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California Gov. Gavin Newsom Signs Contract Workers Bill


Watch Video California Gov. Gavin Newsom has signed a bill requiring companies like Uber and Lyft to treat contract workers as employees.Newsom signed Assembly Bill 5 into law on Wednesday after state legislators  passed the bill  last week.  The bill  would redefine employer-worker relationships in the state. It requires workers to be recognized as employees instead of contractors if a company controls how they perform their work or if their work is part of a company's regular business. Short-term contract workers, like drivers for ride-sharing companies, currently either don't qualify for or are not guaranteed the same rights as employees. Those rights include minimum wage, overtime pay, unemployment insurance and sick leave. The law is set to take effect on Jan. 1.The bill's author, California Rep. Lorena Gonzalez,  said in a statement  Wednesday, "As one of the strongest economies in the world, California is now setting the global standard for worker protections for other states and countries to follow."Both Uber and Lyft have adamantly opposed the legislation, arguing employee drivers would lose the flexibility that's key to their business models. A spokesperson for Lyft said the companies will continue trying to reach a compromise agreement with Newsom, but are also "prepared to take this issue to the voters." Both companies said last week they're considering bringing the issue up in a  statewide ballot measure in 2020 . The  Los Angeles Times  points out that if the companies manage to get enough signatures for a ballot referendum to overturn the employment law, it would be suspended until next November. Číst dále >>>

Federal Reserve Cuts Rates Amid Uncertain Global Outlook


Watch Video On Wednesday, the Federal Reserve  slashed interest rates  for just the second time since the 2008 recession. The central bank set the new rate at between 1.75% and 2%. The move apparently  irked President Trump , who's pushed for deeper cuts to match rates elsewhere in the world.Chairman Jerome Powell said the Fed acted to sustain an 11-year period of economic expansion amid weak investment, uncertain trade markets and slowed growth abroad. He said the Fed is not forecasting a recession and that the U.S. is experiencing its lowest unemployment rate in 50 years.The decision passed in a  7-3 vote  after a  two-day meeting , underscoring questions about whether it was necessary to lower the rate given such a positive outlook. The central bank has adjusted the benchmark  eight other times  since President Trump took office,  most recently in July . U.S. stocks fell  before and after the announcement, and the rate-setting Federal Open Market Committee is reportedly divided over what to do next.Some Fed officials worry Wednesday's move could undermine confidence in the Fed as an independent entity. But supporters of Wednesday's decrease say it's meant to keep credit lines open, especially in the event of a global downturn.And that reasoning's not without merit. Recent months have seen several events that could seriously impact the global economy, including the U.S.'  ongoing trade war  with China, a  spike in oil prices  and the possibility of a  no-deal Brexit .This week, the central bank and New York Reserve injected $128 billion into the economy to  offset funding shortages .The U.S. economy is driven largely by consumer spending, which remains strong. And although President Trump has criticized the Fed for cutting rates too slowly, he certainly wants to keep markets strong and stable heading into the 2020 election. Číst dále >>>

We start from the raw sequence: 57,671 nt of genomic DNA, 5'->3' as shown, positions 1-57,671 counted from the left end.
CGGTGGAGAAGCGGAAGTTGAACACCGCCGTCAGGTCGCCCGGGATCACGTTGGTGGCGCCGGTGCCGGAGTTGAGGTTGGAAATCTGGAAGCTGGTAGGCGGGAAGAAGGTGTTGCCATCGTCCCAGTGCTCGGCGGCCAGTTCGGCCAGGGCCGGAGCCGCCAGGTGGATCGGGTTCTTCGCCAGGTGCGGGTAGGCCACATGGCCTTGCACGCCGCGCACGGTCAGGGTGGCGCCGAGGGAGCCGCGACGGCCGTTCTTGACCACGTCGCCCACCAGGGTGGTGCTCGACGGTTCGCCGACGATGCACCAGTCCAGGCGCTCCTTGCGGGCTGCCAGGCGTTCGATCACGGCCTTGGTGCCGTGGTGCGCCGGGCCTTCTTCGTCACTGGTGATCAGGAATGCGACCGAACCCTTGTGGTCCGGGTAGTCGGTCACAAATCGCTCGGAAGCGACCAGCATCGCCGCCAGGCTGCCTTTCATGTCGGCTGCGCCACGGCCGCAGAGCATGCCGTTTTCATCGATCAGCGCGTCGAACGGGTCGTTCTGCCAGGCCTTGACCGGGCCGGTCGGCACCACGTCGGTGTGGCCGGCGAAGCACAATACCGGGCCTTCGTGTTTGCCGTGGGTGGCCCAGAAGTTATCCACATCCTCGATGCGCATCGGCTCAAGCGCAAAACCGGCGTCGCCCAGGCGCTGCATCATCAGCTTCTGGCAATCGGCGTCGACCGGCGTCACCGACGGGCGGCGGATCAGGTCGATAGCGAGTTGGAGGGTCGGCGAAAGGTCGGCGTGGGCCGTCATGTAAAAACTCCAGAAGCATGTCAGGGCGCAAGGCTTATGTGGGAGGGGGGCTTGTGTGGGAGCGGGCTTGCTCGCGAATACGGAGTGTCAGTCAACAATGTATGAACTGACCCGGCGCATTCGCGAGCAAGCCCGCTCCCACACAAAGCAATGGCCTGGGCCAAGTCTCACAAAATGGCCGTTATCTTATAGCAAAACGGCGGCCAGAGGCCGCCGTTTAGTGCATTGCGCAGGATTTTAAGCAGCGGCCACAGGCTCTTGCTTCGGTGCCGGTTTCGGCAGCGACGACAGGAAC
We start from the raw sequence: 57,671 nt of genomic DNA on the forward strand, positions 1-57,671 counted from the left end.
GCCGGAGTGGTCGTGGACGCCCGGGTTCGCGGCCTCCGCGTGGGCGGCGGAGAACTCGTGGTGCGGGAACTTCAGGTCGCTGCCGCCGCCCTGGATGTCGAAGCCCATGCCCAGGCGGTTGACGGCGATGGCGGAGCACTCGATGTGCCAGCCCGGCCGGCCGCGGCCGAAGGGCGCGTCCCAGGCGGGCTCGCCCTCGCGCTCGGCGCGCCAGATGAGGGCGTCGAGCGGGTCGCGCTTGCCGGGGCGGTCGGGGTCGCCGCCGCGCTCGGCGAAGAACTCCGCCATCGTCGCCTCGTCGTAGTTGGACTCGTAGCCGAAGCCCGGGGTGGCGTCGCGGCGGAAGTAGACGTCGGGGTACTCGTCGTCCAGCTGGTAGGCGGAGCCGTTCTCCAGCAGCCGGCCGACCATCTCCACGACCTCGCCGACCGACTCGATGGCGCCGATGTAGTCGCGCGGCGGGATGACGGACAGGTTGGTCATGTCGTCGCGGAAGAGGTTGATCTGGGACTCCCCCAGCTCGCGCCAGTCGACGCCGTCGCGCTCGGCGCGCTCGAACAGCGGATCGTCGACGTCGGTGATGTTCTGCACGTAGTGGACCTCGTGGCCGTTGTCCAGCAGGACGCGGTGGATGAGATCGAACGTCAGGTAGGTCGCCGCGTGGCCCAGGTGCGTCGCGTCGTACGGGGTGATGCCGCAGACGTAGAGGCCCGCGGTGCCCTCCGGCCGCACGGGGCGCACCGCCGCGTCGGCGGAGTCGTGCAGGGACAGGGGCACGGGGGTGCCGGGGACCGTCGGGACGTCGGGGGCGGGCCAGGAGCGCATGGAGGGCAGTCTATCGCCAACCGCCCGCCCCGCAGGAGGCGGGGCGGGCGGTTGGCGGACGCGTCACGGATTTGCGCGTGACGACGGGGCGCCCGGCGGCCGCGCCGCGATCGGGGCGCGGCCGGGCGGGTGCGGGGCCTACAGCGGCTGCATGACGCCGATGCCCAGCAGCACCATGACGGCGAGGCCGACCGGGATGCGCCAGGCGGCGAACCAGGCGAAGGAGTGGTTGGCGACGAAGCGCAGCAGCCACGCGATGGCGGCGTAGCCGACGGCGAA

Sanders Releases Plan To End Homelessness And Boost Housing


Watch Video Presidential hopeful Sen. Bernie Sanders  released his plan  to help fight homelessness and lower housing costs on Wednesday.The plan, as Sanders' camp has laid it out, is expensive — $2.5 trillion expensive. It's also pretty comprehensive, outlining 11 goals Sanders wants to achieve as president and how he plans to achieve them.Among those goals are creating 7.4 million "quality" affordable housing units over 10 years, ending homelessness and putting a cap on rent to make it more affordable. Sanders' plan doesn't specify how he'd pay for the programs and changes he put forward. The Hill reports the money would come from a wealth tax on the country's top income earners. Číst dále >>>

Michigan Becomes 2nd State To Officially Ban Flavored E-Cigarettes


Watch Video On Wednesday, Michigan became the second state to  officially ban e-cigarette products . The new rules prohibit any flavor "other than the taste or aroma of tobacco."The ban is effective immediately and lasts for 180 days, but it can be extended for another six months. The state's Department of Health and Human Services has filed a request to enforce permanent rules.MDHHS says retailers and resellers, including online sellers, will have two weeks to comply with the new rules. Retailers are prohibited from using terms like "safe," "clean," "healthy" or "harmless" to describe vape products. They are also limited in the advertisements they use for vaping. Violators could face misdemeanor charges, punishable by a $200 fine and up to six months in jail. Repeated violators could face daily fines. Retailers say the ban is a "catastrophe" and will do irreparable harm to their businesses. Several smoke shop owners told  the Detroit Free Press  flavored vaping products made up anywhere between 30% and 50% of their business. Some said that many of their customers who quit smoking do so using flavored e-cigarettes.Gov. Gretchen Whitmer first  announced  plans for the flavored e-cigarette ban on Sep. 4. Since then, other states have followed suit.Whitmer said: "I'm proud that Michigan has been a national leader in protecting our kids from the harmful effects of vaping. For too long, companies have gotten our kids hooked on nicotine by marketing candy-flavored vaping products as safe. That ends today. This bold action will protect our kids and our overall public health." New York  became the first state to officially enact a ban on Tuesday, but it doesn't include banning menthol flavor.  California  has also taken steps toward banning flavored e-cigarettes, but a ban would need legislative approval to take effect. The Trump administration  recently announced efforts  to block the sale of all non-tobacco-flavored vaping products.  Seven deaths  in the U.S. have been linked to vaping, and the  CDC says 380 cases  of vaping-related illnesses have been reported. Číst dále >>>